Photograph by Getty Images

Jet's acquisition could be good news for others in e-commerce.

By Leena Rao
August 8, 2016

Unless you are Amazon, things have been somewhat bleak for e-commerce startups of late. In January, Gilt sold itself to Saks-owner, Canadian department store chain Hudson’s Bay Co., for $250 million, a small fraction of its previous $1 billion valuation. Home goods site One Kings Lane, also once valued around $1 billion, sold for under $100 million to Bed Bath and Beyond. Add to that online makeup company Birchbox’s struggles, which include layoffs and challenges in raising more venture capital.

So this morning’s news that Wal-Mart is agreeing to pay $3.3 billion in cash and stock to buy Amazon-challenger Jet.com is likely bright news for many who have e-commerce startups. And Wal-Mart paid a premium for the two-year-old startup, which was last valued at $1.35 billion. Wal-Mart was clear that Jet’s value was its e-commerce capabilities, an area where Wal-Mart has been struggling to compete with Amazon. There’s also the talent acquisition of Jet.com founder Marc Lore, who sold his previous company Quidsi to Amazon for $545 million in 2010, and spent two years at the e-commerce giant afterwards.

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Although Amazon has a streak of large e-commerce acquisitions, in 2009 with Zappos and Quidsi’s Diapers.com in 2010, for the past year, there haven’t been any massive M&A for e-commerce startups. Instead, companies like Gilt and OKL have been selling for pennies on the dollar. The reality is that Amazon is a formidable competitor and e-commerce is a fragmented, challenging, and competitive space.

“Amazon has established a bar that everyone in the world of commerce has to meet, ranging to experience of finding produce on site, to delivery, to the back end,” explained Battery Ventures partner Roger Lee a few weeks ago. “Consumers now expect the same experience from every retailer, except many small startups and retailers don’t have as many resources and so they are forced to play in this difficult game.”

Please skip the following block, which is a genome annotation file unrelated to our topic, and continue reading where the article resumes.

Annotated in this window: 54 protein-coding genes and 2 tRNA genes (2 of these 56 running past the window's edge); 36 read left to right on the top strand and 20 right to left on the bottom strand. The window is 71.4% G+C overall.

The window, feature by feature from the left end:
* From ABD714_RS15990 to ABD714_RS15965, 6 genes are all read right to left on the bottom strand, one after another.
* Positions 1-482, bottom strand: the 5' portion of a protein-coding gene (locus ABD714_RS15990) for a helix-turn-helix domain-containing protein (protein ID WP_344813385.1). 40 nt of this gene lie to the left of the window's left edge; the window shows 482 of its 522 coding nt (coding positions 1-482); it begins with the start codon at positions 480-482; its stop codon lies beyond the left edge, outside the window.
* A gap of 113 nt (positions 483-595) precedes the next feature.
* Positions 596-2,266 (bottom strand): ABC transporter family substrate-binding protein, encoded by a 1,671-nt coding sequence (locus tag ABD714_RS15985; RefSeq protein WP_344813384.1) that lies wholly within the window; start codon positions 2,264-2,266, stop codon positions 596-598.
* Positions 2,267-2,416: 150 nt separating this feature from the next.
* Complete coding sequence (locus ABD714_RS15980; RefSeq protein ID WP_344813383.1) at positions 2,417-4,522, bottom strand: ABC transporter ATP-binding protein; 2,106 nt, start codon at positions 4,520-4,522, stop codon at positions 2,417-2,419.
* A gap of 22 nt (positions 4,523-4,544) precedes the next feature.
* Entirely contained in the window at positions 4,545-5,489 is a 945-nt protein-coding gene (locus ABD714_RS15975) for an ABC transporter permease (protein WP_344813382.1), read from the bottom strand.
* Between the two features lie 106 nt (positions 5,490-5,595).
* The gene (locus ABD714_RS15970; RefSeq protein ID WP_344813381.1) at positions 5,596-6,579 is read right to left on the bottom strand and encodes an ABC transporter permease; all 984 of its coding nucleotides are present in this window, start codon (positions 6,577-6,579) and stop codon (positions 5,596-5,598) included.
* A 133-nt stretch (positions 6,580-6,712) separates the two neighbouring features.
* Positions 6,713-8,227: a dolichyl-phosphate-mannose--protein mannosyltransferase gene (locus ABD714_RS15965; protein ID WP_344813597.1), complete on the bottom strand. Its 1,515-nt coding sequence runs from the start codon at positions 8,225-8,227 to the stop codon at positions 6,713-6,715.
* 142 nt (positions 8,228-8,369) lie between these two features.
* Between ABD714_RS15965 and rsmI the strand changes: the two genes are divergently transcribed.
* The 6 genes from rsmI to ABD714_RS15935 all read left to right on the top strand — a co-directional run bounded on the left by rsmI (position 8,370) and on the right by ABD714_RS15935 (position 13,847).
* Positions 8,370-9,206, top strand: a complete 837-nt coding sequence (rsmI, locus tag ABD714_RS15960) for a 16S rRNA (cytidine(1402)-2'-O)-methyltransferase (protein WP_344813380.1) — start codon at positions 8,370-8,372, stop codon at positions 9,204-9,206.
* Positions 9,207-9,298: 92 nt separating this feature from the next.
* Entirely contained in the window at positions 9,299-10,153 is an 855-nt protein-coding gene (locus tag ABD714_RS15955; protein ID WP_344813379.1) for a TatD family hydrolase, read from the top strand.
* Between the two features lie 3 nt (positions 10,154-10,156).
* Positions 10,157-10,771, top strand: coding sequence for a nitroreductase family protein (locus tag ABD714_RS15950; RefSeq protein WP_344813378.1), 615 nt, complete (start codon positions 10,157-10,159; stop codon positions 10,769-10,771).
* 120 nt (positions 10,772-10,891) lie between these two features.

Even the fundraising environment for e-commerce companies who are still unprofitable and early stage has been tough of late. According to CB Insights, from January to June of 2016, private e-commerce companies have received close to $4.1 billion in funding, which puts the year on track for the lowest amount of funding since 2013.

Birchbox had trouble raising another round, but eventually was able to secure a loan, with unfavorable terms.

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Lee added that Battery Ventures, which has backed a number of e-commerce companies including Wayfair, Groupon, and Serena & Lily, is being cautious around e-commerce investing. “We are being careful. It is hard to build an e-commerce company right now, and Amazon is an amazing business and Jeff Bezos is a great leader,” he said. “If you are starting a me too e-commerce company whose product overlaps with Amazon, you will have a tough road.”

But the outcome of Jet.com, which very publicly competed against Amazon, could be proof that while Amazon may not pay a premium for a startup, others will. There’s hope that a large corporation, like Wal-Mart, could be willing to use its deep pockets to pay a premium so that it can compete with Amazon.

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